# `lim_(t->0) (sqrt(1 + t) - sqrt(1 - t))/t` Evaluate the limit, if it exists.

### Textbook Question

Chapter 2, 2.3 - Problem 25 - Calculus: Early Transcendentals (7th Edition, James Stewart).
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kspcr111 | In Training Educator

Posted on

`lim_(t->0) (sqrt(1 + t) - sqrt(1 - t))/t`

sol:

`lim_(t->0) (sqrt(1 + t) - sqrt(1 - t))/t` ---------------------(1)

Taking the numerator we get

`sqrt(1 + t) - sqrt(1 - t)`

`= (sqrt(1 + t) - sqrt(1 - t)) *((sqrt(1 + t) + sqrt(1 - t))/(sqrt(1 + t) + sqrt(1 - t)))`

`= ((sqrt(1 + t))^2 - (sqrt(1 - t))^2)/(sqrt(1 + t) + sqrt(1 - t))`

`= 2t//(sqrt(1 + t) + sqrt(1 - t))`

now taking the (1) we get

`lim_(t->0) (sqrt(1 + t) - sqrt(1 - t))/t`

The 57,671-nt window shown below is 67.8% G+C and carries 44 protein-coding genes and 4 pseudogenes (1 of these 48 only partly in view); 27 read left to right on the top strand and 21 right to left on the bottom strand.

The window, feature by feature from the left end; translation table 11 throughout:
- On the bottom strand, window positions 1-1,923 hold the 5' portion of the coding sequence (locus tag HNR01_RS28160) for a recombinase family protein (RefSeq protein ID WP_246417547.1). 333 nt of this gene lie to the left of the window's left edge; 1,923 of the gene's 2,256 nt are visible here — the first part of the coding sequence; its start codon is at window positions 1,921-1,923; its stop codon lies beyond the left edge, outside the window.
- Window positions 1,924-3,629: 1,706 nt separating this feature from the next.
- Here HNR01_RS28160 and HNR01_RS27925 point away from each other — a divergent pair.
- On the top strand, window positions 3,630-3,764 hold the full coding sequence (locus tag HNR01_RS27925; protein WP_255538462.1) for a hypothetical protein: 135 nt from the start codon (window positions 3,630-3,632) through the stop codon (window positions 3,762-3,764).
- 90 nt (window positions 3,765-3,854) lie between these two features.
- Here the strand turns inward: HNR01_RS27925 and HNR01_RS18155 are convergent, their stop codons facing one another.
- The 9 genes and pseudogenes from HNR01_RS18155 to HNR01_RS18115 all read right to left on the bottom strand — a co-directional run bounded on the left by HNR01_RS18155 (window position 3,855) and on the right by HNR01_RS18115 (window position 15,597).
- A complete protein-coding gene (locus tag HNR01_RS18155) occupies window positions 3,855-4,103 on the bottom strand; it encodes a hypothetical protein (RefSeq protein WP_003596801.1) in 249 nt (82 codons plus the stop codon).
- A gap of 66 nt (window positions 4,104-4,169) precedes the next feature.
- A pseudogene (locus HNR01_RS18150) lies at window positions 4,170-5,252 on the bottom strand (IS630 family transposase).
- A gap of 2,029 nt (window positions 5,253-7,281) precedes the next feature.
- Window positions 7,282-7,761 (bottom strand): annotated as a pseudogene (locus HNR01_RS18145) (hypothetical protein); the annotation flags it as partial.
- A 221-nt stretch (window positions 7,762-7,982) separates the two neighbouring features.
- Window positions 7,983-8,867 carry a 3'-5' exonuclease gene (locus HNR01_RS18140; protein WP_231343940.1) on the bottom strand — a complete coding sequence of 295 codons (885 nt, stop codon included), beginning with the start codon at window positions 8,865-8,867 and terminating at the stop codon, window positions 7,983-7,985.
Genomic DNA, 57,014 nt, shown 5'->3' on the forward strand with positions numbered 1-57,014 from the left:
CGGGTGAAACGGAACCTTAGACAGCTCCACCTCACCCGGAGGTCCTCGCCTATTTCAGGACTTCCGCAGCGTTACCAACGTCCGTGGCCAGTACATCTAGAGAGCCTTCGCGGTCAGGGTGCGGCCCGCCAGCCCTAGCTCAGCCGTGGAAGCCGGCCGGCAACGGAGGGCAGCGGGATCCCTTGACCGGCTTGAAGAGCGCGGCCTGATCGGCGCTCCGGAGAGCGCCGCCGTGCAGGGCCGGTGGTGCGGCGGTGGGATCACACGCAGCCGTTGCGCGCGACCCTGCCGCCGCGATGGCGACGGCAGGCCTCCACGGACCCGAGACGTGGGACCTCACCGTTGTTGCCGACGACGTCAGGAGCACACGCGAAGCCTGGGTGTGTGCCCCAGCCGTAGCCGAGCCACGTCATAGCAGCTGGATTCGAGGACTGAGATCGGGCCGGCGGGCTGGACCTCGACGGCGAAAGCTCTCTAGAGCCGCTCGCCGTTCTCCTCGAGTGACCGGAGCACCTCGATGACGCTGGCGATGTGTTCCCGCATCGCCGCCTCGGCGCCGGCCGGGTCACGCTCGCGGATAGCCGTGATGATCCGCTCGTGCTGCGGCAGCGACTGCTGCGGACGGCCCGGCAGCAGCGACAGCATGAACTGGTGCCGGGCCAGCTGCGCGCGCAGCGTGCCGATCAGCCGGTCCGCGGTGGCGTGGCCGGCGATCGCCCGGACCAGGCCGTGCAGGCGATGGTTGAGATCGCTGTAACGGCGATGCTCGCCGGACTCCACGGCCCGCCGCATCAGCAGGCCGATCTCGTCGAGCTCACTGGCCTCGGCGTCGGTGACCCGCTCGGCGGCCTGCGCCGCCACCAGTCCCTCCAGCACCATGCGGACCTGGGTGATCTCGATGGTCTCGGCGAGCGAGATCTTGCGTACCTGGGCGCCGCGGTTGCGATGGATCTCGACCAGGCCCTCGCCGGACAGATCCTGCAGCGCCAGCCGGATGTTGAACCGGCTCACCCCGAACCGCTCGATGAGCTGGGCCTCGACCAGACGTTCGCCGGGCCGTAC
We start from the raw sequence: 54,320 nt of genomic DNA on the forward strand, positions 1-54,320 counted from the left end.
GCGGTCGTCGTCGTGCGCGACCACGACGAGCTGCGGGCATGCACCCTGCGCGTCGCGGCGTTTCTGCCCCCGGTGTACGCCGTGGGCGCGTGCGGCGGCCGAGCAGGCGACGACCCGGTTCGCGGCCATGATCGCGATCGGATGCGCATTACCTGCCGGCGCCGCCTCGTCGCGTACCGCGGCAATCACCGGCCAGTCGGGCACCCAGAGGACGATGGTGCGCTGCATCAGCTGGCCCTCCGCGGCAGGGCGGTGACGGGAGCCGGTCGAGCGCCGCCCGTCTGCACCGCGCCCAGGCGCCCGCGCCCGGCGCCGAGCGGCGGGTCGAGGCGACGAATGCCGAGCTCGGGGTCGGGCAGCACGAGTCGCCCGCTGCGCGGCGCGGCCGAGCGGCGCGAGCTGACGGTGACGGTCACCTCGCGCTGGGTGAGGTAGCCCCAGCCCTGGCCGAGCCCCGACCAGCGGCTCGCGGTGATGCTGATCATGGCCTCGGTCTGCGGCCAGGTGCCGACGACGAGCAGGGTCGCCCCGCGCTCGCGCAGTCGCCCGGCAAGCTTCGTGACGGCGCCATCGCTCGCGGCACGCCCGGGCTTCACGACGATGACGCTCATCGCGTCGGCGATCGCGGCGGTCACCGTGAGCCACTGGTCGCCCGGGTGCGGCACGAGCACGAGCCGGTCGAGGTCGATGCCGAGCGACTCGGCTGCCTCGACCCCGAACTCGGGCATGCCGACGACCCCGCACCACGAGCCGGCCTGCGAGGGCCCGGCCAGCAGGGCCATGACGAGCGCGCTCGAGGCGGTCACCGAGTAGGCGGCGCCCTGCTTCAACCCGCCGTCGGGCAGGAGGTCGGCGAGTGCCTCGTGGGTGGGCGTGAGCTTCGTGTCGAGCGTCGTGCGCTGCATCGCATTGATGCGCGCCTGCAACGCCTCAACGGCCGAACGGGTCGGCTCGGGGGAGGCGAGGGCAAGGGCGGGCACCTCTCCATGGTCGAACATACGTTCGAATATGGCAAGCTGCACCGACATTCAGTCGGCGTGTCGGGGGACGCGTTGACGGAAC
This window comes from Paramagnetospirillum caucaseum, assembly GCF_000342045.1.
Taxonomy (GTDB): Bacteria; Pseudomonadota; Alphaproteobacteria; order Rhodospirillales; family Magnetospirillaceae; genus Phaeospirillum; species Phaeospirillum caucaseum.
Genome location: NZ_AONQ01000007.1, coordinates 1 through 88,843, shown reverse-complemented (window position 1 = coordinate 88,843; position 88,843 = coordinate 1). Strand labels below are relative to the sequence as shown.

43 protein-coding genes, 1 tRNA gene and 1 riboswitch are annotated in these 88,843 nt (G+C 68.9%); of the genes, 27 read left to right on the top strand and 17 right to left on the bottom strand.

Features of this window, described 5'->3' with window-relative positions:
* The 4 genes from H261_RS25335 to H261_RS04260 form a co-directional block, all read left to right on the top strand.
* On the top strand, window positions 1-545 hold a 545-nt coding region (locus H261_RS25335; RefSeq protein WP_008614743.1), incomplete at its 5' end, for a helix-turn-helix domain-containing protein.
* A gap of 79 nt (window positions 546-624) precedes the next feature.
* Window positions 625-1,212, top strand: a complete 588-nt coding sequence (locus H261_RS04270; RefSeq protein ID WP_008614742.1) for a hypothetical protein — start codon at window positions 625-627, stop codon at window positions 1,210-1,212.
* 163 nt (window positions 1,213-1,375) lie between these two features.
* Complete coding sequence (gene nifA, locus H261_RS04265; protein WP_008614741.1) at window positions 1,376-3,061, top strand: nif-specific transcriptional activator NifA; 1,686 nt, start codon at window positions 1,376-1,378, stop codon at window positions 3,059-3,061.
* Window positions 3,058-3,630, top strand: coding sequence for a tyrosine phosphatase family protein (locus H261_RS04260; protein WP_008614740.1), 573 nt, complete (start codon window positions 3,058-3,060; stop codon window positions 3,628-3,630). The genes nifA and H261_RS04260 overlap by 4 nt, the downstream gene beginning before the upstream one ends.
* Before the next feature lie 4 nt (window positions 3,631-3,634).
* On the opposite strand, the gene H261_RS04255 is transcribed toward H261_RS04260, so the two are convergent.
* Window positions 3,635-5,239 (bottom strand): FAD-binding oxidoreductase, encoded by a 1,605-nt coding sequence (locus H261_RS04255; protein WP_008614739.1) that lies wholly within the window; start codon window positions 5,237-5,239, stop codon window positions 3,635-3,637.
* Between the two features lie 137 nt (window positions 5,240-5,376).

=`lim_(t->0) (2t/(sqrt(1 + t) + sqrt(1 - t)))/t`

= `lim_(t->0) (2/(sqrt(1 + t) + sqrt(1 - t)))`

now as ` t->0` we get

= `(2/(sqrt(1 + 0) + sqrt(1 - 0)))`

=`2/(1+1)`

= `2/2 = 1`

is the soultion

Wiggin42 | Student, Undergraduate | (Level 2) Valedictorian

Posted on

Plugging in t = 0 into the function results in the indeterminate form 0/0. We could multiply by conjugates and simplify the expression. However, since the numerator and denominator are both differentiable functions, we can apply L'Hopital's rule, which will be easier. Take the derivative of the numerator and denominator.

`lim_(t->0) ( .5(1 + t)^(-1/2) + .5(1 - t)^(-1/2) )/(1)` Plugging in t = 0 shows that the limit is 1.

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